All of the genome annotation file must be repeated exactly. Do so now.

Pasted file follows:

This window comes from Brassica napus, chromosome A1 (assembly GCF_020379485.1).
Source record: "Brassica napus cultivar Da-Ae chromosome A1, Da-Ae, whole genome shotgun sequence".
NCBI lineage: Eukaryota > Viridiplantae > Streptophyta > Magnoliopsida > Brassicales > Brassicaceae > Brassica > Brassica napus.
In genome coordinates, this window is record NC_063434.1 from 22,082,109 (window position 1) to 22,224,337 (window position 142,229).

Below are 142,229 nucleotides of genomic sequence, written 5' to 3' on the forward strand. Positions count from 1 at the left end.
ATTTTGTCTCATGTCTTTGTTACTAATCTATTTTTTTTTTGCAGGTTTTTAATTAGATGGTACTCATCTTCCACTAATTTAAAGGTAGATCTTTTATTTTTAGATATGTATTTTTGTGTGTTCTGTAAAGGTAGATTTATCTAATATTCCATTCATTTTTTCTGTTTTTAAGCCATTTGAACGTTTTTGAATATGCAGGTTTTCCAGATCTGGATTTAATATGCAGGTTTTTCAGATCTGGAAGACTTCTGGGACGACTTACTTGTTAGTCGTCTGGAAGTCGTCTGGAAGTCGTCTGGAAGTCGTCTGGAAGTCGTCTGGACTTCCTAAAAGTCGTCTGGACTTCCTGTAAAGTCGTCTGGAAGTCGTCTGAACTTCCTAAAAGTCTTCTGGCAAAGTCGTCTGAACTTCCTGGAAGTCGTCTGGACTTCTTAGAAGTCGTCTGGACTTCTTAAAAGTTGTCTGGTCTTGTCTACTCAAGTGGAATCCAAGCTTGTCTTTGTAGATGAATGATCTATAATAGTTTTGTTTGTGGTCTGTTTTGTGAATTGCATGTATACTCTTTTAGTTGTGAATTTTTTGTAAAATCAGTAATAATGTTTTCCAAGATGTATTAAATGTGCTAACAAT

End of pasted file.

This window comes from Brassica napus, chromosome A1 (assembly GCF_020379485.1).
Source record: "Brassica napus cultivar Da-Ae chromosome A1, Da-Ae, whole genome shotgun sequence".
NCBI lineage: Eukaryota > Viridiplantae > Streptophyta > Magnoliopsida > Brassicales > Brassicaceae > Brassica > Brassica napus.
In genome coordinates, this window is record NC_063434.1 from 22,082,109 (window position 1) to 22,224,337 (window position 142,229).

Below are 142,229 nucleotides of genomic sequence, written 5' to 3' on the forward strand. Positions count from 1 at the left end.
ATTTTGTCTCATGTCTTTGTTACTAATCTATTTTTTTTTTGCAGGTTTTTAATTAGATGGTACTCATCTTCCACTAATTTAAAGGTAGATCTTTTATTTTTAGATATGTATTTTTGTGTGTTCTGTAAAGGTAGATTTATCTAATATTCCATTCATTTTTTCTGTTTTTAAGCCATTTGAACGTTTTTGAATATGCAGGTTTTCCAGATCTGGATTTAATATGCAGGTTTTTCAGATCTGGAAGACTTCTGGGACGACTTACTTGTTAGTCGTCTGGAAGTCGTCTGGAAGTCGTCTGGAAGTCGTCTGGAAGTCGTCTGGACTTCCTAAAAGTCGTCTGGACTTCCTGTAAAGTCGTCTGGAAGTCGTCTGAACTTCCTAAAAGTCTTCTGGCAAAGTCGTCTGAACTTCCTGGAAGTCGTCTGGACTTCTTAGAAGTCGTCTGGACTTCTTAAAAGTTGTCTGGTCTTGTCTACTCAAGTGGAATCCAAGCTTGTCTTTGTAGATGAATGATCTATAATAGTTTTGTTTGTGGTCTGTTTTGTGAATTGCATGTATACTCTTTTAGTTGTGAATTTTTTGTAAAATCAGTAATAATGTTTTCCAAGATGTATTAAATGTGCTAACAAT